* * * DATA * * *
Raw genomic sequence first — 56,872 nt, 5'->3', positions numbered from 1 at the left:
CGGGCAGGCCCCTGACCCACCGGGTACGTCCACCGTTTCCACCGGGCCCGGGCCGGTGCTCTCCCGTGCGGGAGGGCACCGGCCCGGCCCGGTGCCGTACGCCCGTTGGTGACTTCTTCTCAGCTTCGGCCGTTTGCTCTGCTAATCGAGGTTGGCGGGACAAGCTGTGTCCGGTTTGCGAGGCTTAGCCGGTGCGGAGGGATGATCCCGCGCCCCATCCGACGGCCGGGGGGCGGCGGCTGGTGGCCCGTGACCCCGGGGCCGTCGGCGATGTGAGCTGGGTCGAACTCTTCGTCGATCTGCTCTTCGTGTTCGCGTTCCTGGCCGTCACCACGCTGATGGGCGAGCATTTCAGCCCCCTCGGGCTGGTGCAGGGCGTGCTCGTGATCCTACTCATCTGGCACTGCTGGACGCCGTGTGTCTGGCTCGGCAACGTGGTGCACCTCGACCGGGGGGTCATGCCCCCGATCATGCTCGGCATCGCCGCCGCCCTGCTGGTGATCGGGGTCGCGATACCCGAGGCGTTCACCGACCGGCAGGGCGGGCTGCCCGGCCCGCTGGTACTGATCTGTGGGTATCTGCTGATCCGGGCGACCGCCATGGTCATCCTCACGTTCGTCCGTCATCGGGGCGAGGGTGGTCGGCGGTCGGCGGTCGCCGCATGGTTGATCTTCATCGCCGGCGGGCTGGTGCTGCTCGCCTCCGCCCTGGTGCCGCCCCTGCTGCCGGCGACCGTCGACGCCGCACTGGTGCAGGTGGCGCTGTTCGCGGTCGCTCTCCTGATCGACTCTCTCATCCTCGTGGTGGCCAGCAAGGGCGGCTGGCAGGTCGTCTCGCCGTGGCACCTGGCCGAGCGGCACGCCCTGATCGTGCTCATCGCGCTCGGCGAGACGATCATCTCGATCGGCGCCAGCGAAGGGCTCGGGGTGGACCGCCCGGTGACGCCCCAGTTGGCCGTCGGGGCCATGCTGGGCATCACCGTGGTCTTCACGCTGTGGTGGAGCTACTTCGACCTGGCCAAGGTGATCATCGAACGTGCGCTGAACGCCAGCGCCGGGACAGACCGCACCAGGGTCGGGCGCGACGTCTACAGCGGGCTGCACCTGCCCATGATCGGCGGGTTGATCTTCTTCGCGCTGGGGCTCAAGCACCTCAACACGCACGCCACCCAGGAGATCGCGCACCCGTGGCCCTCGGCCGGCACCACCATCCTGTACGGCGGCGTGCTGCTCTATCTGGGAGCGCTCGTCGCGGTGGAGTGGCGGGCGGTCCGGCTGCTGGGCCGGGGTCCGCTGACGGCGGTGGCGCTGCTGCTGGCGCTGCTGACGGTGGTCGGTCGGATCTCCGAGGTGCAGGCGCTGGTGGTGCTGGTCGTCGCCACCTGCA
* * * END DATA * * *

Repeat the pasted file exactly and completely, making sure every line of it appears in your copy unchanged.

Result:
Raw genomic sequence first — 56,872 nt, 5'->3', positions numbered from 1 at the left:
CGGGCAGGCCCCTGACCCACCGGGTACGTCCACCGTTTCCACCGGGCCCGGGCCGGTGCTCTCCCGTGCGGGAGGGCACCGGCCCGGCCCGGTGCCGTACGCCCGTTGGTGACTTCTTCTCAGCTTCGGCCGTTTGCTCTGCTAATCGAGGTTGGCGGGACAAGCTGTGTCCGGTTTGCGAGGCTTAGCCGGTGCGGAGGGATGATCCCGCGCCCCATCCGACGGCCGGGGGGCGGCGGCTGGTGGCCCGTGACCCCGGGGCCGTCGGCGATGTGAGCTGGGTCGAACTCTTCGTCGATCTGCTCTTCGTGTTCGCGTTCCTGGCCGTCACCACGCTGATGGGCGAGCATTTCAGCCCCCTCGGGCTGGTGCAGGGCGTGCTCGTGATCCTACTCATCTGGCACTGCTGGACGCCGTGTGTCTGGCTCGGCAACGTGGTGCACCTCGACCGGGGGGTCATGCCCCCGATCATGCTCGGCATCGCCGCCGCCCTGCTGGTGATCGGGGTCGCGATACCCGAGGCGTTCACCGACCGGCAGGGCGGGCTGCCCGGCCCGCTGGTACTGATCTGTGGGTATCTGCTGATCCGGGCGACCGCCATGGTCATCCTCACGTTCGTCCGTCATCGGGGCGAGGGTGGTCGGCGGTCGGCGGTCGCCGCATGGTTGATCTTCATCGCCGGCGGGCTGGTGCTGCTCGCCTCCGCCCTGGTGCCGCCCCTGCTGCCGGCGACCGTCGACGCCGCACTGGTGCAGGTGGCGCTGTTCGCGGTCGCTCTCCTGATCGACTCTCTCATCCTCGTGGTGGCCAGCAAGGGCGGCTGGCAGGTCGTCTCGCCGTGGCACCTGGCCGAGCGGCACGCCCTGATCGTGCTCATCGCGCTCGGCGAGACGATCATCTCGATCGGCGCCAGCGAAGGGCTCGGGGTGGACCGCCCGGTGACGCCCCAGTTGGCCGTCGGGGCCATGCTGGGCATCACCGTGGTCTTCACGCTGTGGTGGAGCTACTTCGACCTGGCCAAGGTGATCATCGAACGTGCGCTGAACGCCAGCGCCGGGACAGACCGCACCAGGGTCGGGCGCGACGTCTACAGCGGGCTGCACCTGCCCATGATCGGCGGGTTGATCTTCTTCGCGCTGGGGCTCAAGCACCTCAACACGCACGCCACCCAGGAGATCGCGCACCCGTGGCCCTCGGCCGGCACCACCATCCTGTACGGCGGCGTGCTGCTCTATCTGGGAGCGCTCGTCGCGGTGGAGTGGCGGGCGGTCCGGCTGCTGGGCCGGGGTCCGCTGACGGCGGTGGCGCTGCTGCTGGCGCTGCTGACGGTGGTCGGTCGGATCTCCGAGGTGCAGGCGCTGGTGGTGCTGGTCGTCGCCACCTGCA